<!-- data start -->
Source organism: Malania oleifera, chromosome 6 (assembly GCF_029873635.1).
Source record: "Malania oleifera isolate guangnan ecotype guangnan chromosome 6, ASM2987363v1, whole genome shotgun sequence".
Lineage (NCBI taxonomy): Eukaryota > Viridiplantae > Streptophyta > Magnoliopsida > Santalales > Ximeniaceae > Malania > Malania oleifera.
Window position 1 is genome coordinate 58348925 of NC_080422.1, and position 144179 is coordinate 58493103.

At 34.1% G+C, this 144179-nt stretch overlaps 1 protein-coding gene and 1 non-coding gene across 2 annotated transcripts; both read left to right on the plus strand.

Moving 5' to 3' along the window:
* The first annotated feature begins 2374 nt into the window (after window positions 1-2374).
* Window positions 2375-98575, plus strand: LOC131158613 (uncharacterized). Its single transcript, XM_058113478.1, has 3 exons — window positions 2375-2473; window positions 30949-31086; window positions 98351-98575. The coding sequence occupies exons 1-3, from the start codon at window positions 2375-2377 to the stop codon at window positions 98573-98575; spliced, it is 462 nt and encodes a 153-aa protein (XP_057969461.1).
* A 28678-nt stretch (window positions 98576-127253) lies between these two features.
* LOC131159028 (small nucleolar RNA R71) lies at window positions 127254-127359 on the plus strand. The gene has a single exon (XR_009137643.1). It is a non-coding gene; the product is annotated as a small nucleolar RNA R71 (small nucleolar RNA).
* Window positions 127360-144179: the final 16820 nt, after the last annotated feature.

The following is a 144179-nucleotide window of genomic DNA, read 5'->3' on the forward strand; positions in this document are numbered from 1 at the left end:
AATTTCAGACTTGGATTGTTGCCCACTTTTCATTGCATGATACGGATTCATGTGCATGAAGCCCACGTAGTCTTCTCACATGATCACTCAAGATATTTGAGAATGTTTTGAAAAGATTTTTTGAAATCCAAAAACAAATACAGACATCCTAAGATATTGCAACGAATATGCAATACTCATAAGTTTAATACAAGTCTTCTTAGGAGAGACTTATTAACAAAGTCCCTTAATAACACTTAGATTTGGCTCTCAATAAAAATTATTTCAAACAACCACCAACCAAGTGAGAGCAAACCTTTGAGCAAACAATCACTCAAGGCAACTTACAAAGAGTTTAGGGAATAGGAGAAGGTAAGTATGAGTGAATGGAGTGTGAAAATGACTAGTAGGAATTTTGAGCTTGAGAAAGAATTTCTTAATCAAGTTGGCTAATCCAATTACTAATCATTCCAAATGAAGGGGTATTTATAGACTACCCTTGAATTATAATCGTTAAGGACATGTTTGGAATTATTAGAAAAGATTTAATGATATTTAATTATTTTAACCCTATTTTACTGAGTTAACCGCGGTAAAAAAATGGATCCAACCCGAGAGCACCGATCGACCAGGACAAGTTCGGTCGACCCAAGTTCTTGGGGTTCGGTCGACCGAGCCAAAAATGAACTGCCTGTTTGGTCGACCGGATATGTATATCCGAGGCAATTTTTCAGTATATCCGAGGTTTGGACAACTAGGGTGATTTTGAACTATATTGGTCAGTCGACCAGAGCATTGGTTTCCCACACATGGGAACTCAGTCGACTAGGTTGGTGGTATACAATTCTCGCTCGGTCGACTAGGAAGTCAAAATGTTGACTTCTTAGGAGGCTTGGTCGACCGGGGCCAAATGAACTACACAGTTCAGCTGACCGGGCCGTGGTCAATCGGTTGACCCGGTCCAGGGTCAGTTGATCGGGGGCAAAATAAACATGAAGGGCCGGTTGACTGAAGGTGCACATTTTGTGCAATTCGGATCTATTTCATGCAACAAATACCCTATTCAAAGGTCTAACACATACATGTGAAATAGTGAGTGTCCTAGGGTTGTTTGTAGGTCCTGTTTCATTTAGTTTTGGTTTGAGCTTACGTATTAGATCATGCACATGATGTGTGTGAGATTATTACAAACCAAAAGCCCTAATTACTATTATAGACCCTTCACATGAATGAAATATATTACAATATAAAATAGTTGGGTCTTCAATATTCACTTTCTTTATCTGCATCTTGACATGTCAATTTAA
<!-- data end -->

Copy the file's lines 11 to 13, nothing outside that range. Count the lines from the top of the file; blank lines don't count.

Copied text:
* Window positions 127360-144179: the final 16820 nt, after the last annotated feature.

The following is a 144179-nucleotide window of genomic DNA, read 5'->3' on the forward strand; positions in this document are numbered from 1 at the left end:
AATTTCAGACTTGGATTGTTGCCCACTTTTCATTGCATGATACGGATTCATGTGCATGAAGCCCACGTAGTCTTCTCACATGATCACTCAAGATATTTGAGAATGTTTTGAAAAGATTTTTTGAAATCCAAAAACAAATACAGACATCCTAAGATATTGCAACGAATATGCAATACTCATAAGTTTAATACAAGTCTTCTTAGGAGAGACTTATTAACAAAGTCCCTTAATAACACTTAGATTTGGCTCTCAATAAAAATTATTTCAAACAACCACCAACCAAGTGAGAGCAAACCTTTGAGCAAACAATCACTCAAGGCAACTTACAAAGAGTTTAGGGAATAGGAGAAGGTAAGTATGAGTGAATGGAGTGTGAAAATGACTAGTAGGAATTTTGAGCTTGAGAAAGAATTTCTTAATCAAGTTGGCTAATCCAATTACTAATCATTCCAAATGAAGGGGTATTTATAGACTACCCTTGAATTATAATCGTTAAGGACATGTTTGGAATTATTAGAAAAGATTTAATGATATTTAATTATTTTAACCCTATTTTACTGAGTTAACCGCGGTAAAAAAATGGATCCAACCCGAGAGCACCGATCGACCAGGACAAGTTCGGTCGACCCAAGTTCTTGGGGTTCGGTCGACCGAGCCAAAAATGAACTGCCTGTTTGGTCGACCGGATATGTATATCCGAGGCAATTTTTCAGTATATCCGAGGTTTGGACAACTAGGGTGATTTTGAACTATATTGGTCAGTCGACCAGAGCATTGGTTTCCCACACATGGGAACTCAGTCGACTAGGTTGGTGGTATACAATTCTCGCTCGGTCGACTAGGAAGTCAAAATGTTGACTTCTTAGGAGGCTTGGTCGACCGGGGCCAAATGAACTACACAGTTCAGCTGACCGGGCCGTGGTCAATCGGTTGACCCGGTCCAGGGTCAGTTGATCGGGGGCAAAATAAACATGAAGGGCCGGTTGACTGAAGGTGCACATTTTGTGCAATTCGGATCTATTTCATGCAACAAATACCCTATTCAAAGGTCTAACACATACATGTGAAATAGTGAGTGTCCTAGGGTTGTTTGTAGGTCCTGTTTCATTTAGTTTTGGTTTGAGCTTACGTATTAGATCATGCACATGATGTGTGTGAGATTATTACAAACCAAAAGCCCTAATTACTATTATAGACCCTTCACATGAATGAAATATATTACAATATAAAATAGTTGGGTCTTCAATATTCACTTTCTTTATCTGCATCTTGACATGTCAATTTAA